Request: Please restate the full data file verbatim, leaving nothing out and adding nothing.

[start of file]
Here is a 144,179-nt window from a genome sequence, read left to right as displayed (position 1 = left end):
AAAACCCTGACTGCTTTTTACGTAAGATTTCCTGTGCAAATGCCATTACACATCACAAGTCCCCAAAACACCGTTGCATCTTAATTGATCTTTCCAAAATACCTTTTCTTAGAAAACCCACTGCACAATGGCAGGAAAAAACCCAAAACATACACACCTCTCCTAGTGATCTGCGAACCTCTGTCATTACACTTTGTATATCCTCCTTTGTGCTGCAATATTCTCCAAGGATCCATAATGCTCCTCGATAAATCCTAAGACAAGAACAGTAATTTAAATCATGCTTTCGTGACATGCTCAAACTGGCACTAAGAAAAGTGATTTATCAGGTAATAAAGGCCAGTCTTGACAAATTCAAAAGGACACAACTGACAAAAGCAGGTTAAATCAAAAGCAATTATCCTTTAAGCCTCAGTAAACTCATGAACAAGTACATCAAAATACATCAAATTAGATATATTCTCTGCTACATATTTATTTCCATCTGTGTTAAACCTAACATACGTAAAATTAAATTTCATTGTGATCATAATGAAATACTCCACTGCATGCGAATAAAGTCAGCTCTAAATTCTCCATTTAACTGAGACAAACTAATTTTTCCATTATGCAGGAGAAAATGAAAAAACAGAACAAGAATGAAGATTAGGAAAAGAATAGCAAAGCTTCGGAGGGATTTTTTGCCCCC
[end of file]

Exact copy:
Here is a 144,179-nt window from a genome sequence, read left to right as displayed (position 1 = left end):
AAAACCCTGACTGCTTTTTACGTAAGATTTCCTGTGCAAATGCCATTACACATCACAAGTCCCCAAAACACCGTTGCATCTTAATTGATCTTTCCAAAATACCTTTTCTTAGAAAACCCACTGCACAATGGCAGGAAAAAACCCAAAACATACACACCTCTCCTAGTGATCTGCGAACCTCTGTCATTACACTTTGTATATCCTCCTTTGTGCTGCAATATTCTCCAAGGATCCATAATGCTCCTCGATAAATCCTAAGACAAGAACAGTAATTTAAATCATGCTTTCGTGACATGCTCAAACTGGCACTAAGAAAAGTGATTTATCAGGTAATAAAGGCCAGTCTTGACAAATTCAAAAGGACACAACTGACAAAAGCAGGTTAAATCAAAAGCAATTATCCTTTAAGCCTCAGTAAACTCATGAACAAGTACATCAAAATACATCAAATTAGATATATTCTCTGCTACATATTTATTTCCATCTGTGTTAAACCTAACATACGTAAAATTAAATTTCATTGTGATCATAATGAAATACTCCACTGCATGCGAATAAAGTCAGCTCTAAATTCTCCATTTAACTGAGACAAACTAATTTTTCCATTATGCAGGAGAAAATGAAAAAACAGAACAAGAATGAAGATTAGGAAAAGAATAGCAAAGCTTCGGAGGGATTTTTTGCCCCC